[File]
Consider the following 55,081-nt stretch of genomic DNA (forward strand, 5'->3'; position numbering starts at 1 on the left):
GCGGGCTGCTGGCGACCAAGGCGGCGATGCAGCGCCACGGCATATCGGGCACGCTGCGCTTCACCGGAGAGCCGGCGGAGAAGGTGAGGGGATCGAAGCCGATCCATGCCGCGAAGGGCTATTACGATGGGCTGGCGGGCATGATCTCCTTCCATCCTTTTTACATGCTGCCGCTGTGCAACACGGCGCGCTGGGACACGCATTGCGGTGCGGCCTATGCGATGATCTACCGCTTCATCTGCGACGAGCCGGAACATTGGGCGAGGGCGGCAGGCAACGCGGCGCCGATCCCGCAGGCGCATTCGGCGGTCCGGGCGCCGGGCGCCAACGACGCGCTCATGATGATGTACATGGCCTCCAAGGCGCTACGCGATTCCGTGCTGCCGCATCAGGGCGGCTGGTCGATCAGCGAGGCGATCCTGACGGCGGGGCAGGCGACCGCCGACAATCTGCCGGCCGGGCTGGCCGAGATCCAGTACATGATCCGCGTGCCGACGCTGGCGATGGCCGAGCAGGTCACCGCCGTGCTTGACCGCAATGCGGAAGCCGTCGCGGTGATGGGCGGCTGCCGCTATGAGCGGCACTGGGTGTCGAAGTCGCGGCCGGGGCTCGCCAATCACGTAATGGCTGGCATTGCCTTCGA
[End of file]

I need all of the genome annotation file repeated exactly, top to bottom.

Consider the following 55,081-nt stretch of genomic DNA (forward strand, 5'->3'; position numbering starts at 1 on the left):
GCGGGCTGCTGGCGACCAAGGCGGCGATGCAGCGCCACGGCATATCGGGCACGCTGCGCTTCACCGGAGAGCCGGCGGAGAAGGTGAGGGGATCGAAGCCGATCCATGCCGCGAAGGGCTATTACGATGGGCTGGCGGGCATGATCTCCTTCCATCCTTTTTACATGCTGCCGCTGTGCAACACGGCGCGCTGGGACACGCATTGCGGTGCGGCCTATGCGATGATCTACCGCTTCATCTGCGACGAGCCGGAACATTGGGCGAGGGCGGCAGGCAACGCGGCGCCGATCCCGCAGGCGCATTCGGCGGTCCGGGCGCCGGGCGCCAACGACGCGCTCATGATGATGTACATGGCCTCCAAGGCGCTACGCGATTCCGTGCTGCCGCATCAGGGCGGCTGGTCGATCAGCGAGGCGATCCTGACGGCGGGGCAGGCGACCGCCGACAATCTGCCGGCCGGGCTGGCCGAGATCCAGTACATGATCCGCGTGCCGACGCTGGCGATGGCCGAGCAGGTCACCGCCGTGCTTGACCGCAATGCGGAAGCCGTCGCGGTGATGGGCGGCTGCCGCTATGAGCGGCACTGGGTGTCGAAGTCGCGGCCGGGGCTCGCCAATCACGTAATGGCTGGCATTGCCTTCGA